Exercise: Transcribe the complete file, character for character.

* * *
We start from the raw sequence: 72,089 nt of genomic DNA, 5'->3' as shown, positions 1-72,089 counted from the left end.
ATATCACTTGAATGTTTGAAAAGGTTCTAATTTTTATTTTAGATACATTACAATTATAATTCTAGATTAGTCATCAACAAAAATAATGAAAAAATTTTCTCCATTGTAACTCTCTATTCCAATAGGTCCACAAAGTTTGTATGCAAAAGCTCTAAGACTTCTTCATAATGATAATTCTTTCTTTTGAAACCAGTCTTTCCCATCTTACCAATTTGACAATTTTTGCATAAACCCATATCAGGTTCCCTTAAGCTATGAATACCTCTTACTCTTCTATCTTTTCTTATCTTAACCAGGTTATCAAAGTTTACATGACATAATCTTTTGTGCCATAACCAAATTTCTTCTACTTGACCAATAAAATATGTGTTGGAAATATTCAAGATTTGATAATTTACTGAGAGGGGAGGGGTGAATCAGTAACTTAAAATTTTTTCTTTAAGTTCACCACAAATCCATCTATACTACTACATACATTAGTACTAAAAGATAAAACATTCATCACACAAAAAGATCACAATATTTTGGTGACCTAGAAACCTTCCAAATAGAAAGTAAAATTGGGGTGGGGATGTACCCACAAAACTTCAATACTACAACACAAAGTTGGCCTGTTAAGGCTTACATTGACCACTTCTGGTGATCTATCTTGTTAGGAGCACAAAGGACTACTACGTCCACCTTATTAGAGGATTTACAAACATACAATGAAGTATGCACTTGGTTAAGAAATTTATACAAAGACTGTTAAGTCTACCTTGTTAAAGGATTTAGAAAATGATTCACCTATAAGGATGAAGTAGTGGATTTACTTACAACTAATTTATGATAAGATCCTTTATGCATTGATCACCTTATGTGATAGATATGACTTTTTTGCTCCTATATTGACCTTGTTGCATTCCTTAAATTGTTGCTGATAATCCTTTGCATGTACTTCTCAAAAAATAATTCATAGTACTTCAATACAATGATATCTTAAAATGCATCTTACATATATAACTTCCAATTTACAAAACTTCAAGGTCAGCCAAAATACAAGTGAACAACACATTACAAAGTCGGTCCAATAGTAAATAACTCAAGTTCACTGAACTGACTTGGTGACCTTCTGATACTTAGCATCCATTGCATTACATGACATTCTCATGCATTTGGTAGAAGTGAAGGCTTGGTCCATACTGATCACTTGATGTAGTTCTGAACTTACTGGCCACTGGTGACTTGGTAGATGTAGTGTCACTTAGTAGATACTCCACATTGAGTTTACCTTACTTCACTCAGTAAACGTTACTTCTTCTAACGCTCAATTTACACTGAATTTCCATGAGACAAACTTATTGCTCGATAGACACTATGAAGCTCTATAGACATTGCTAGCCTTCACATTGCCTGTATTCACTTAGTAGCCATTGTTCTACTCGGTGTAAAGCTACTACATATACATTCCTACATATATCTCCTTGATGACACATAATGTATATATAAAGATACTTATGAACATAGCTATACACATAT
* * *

We start from the raw sequence: 72,089 nt of genomic DNA, 5'->3' as shown, positions 1-72,089 counted from the left end.
ATATCACTTGAATGTTTGAAAAGGTTCTAATTTTTATTTTAGATACATTACAATTATAATTCTAGATTAGTCATCAACAAAAATAATGAAAAAATTTTCTCCATTGTAACTCTCTATTCCAATAGGTCCACAAAGTTTGTATGCAAAAGCTCTAAGACTTCTTCATAATGATAATTCTTTCTTTTGAAACCAGTCTTTCCCATCTTACCAATTTGACAATTTTTGCATAAACCCATATCAGGTTCCCTTAAGCTATGAATACCTCTTACTCTTCTATCTTTTCTTATCTTAACCAGGTTATCAAAGTTTACATGACATAATCTTTTGTGCCATAACCAAATTTCTTCTACTTGACCAATAAAATATGTGTTGGAAATATTCAAGATTTGATAATTTACTGAGAGGGGAGGGGTGAATCAGTAACTTAAAATTTTTTCTTTAAGTTCACCACAAATCCATCTATACTACTACATACATTAGTACTAAAAGATAAAACATTCATCACACAAAAAGATCACAATATTTTGGTGACCTAGAAACCTTCCAAATAGAAAGTAAAATTGGGGTGGGGATGTACCCACAAAACTTCAATACTACAACACAAAGTTGGCCTGTTAAGGCTTACATTGACCACTTCTGGTGATCTATCTTGTTAGGAGCACAAAGGACTACTACGTCCACCTTATTAGAGGATTTACAAACATACAATGAAGTATGCACTTGGTTAAGAAATTTATACAAAGACTGTTAAGTCTACCTTGTTAAAGGATTTAGAAAATGATTCACCTATAAGGATGAAGTAGTGGATTTACTTACAACTAATTTATGATAAGATCCTTTATGCATTGATCACCTTATGTGATAGATATGACTTTTTTGCTCCTATATTGACCTTGTTGCATTCCTTAAATTGTTGCTGATAATCCTTTGCATGTACTTCTCAAAAAATAATTCATAGTACTTCAATACAATGATATCTTAAAATGCATCTTACATATATAACTTCCAATTTACAAAACTTCAAGGTCAGCCAAAATACAAGTGAACAACACATTACAAAGTCGGTCCAATAGTAAATAACTCAAGTTCACTGAACTGACTTGGTGACCTTCTGATACTTAGCATCCATTGCATTACATGACATTCTCATGCATTTGGTAGAAGTGAAGGCTTGGTCCATACTGATCACTTGATGTAGTTCTGAACTTACTGGCCACTGGTGACTTGGTAGATGTAGTGTCACTTAGTAGATACTCCACATTGAGTTTACCTTACTTCACTCAGTAAACGTTACTTCTTCTAACGCTCAATTTACACTGAATTTCCATGAGACAAACTTATTGCTCGATAGACACTATGAAGCTCTATAGACATTGCTAGCCTTCACATTGCCTGTATTCACTTAGTAGCCATTGTTCTACTCGGTGTAAAGCTACTACATATACATTCCTACATATATCTCCTTGATGACACATAATGTATATATAAAGATACTTATGAACATAGCTATACACATAT